British government ministers have been using middle men to contact former UKIP leader Nigel Farage in an attempt to build better relations with the incoming Trump administration, reports claim.
Farage has stressed his personal relationship with the US President-elect over the last few weeks, first being pictured smiling with Trump outside the golden doors of his Trump Tower suite, and then being seen entering the tower last week for the third time since Trump won the election.
In an interview on Sunday (18 December), Farage told the BBC that he wants to be a "bridge" between the UK government and the Trump administration. However, this was disputed by Foreign Affairs Select Committee Chairman Crispin Blunt, who retorted that Farage has utilised the media but "has not sought advice from the British Embassy in the United States and put his connections at the disposal of the British government".
Farage also added that Downing Street "have banned Cabinet ministers from even talking to me". However, Secretary of State for International Trade Liam Fox told the Andrew Marr programme that he has "not had any such instruction".
The Daily Telegraph reported on 18 December that a middle man has been instructed to make contact with Farage on behalf of a cabinet minister. A source close to Farage told the paper: "They all want to speak to Nigel Farage but they can't."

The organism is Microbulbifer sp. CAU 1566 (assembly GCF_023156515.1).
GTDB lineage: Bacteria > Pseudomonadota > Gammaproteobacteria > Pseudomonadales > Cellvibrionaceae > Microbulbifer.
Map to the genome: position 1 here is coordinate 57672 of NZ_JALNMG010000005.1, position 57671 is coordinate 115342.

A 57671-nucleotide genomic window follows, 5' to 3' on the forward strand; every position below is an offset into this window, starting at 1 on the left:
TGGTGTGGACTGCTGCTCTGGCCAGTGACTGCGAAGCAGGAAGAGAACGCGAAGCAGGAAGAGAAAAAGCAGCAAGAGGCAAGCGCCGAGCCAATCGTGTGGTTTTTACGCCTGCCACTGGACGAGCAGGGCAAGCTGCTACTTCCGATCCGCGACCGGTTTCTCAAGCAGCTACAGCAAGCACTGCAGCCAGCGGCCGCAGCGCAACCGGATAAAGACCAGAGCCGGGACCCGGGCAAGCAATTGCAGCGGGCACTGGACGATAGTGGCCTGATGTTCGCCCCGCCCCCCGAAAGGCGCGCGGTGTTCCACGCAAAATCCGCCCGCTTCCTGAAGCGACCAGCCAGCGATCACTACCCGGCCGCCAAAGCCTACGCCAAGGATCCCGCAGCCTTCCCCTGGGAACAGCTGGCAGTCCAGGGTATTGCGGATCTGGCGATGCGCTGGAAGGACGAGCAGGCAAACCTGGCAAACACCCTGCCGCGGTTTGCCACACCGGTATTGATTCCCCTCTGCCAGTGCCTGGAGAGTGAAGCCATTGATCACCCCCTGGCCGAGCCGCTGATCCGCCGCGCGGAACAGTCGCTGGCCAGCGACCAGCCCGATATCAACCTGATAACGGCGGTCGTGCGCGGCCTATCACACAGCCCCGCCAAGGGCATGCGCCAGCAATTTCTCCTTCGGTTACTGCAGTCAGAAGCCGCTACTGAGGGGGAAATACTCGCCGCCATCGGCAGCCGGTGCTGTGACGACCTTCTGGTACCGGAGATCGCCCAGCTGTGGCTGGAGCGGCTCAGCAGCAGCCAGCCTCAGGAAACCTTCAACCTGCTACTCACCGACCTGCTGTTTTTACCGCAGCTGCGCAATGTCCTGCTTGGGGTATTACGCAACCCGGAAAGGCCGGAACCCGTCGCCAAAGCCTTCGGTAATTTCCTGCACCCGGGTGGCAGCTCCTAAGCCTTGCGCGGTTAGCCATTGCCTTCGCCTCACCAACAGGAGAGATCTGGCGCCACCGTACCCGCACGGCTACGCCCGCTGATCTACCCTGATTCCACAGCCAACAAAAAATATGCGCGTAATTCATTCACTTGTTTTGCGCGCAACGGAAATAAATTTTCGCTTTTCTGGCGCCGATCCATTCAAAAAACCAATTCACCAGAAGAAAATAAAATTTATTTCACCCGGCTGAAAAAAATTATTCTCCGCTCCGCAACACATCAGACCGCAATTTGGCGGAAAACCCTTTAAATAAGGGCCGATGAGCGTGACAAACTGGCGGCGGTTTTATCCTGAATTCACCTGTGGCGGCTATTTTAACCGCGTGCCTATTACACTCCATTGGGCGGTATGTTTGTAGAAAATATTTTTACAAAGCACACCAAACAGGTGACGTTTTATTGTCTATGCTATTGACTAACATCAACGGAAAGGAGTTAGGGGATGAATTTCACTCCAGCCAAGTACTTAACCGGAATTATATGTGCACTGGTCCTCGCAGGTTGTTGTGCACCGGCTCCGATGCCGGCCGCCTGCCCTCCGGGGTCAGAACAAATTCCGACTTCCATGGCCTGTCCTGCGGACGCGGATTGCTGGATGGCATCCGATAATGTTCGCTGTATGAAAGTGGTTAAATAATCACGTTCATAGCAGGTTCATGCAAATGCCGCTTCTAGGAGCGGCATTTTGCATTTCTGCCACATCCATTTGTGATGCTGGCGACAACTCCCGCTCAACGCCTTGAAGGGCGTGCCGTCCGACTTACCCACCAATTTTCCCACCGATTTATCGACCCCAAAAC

Downing Street have pushed back on Farage's relationship with Trump. When the president-elect tweeted that Farage "would do a great job" as the UK's ambassador in Washington, Number 10 responded that, "There is no vacancy".
Speaking on LBC, Farage claimed the government is interested only in "petty party politics and trying to keep me out of everything". He has met Trump at least twice since the election, whereas Theresa May has yet to meeting the president-elect, having only spoken by phone.
There has been some speculation that Farage will take on an informal advisory role with Trump on UK relations. If that were to happen, it may force ministers to work with Farage to build relations with the US.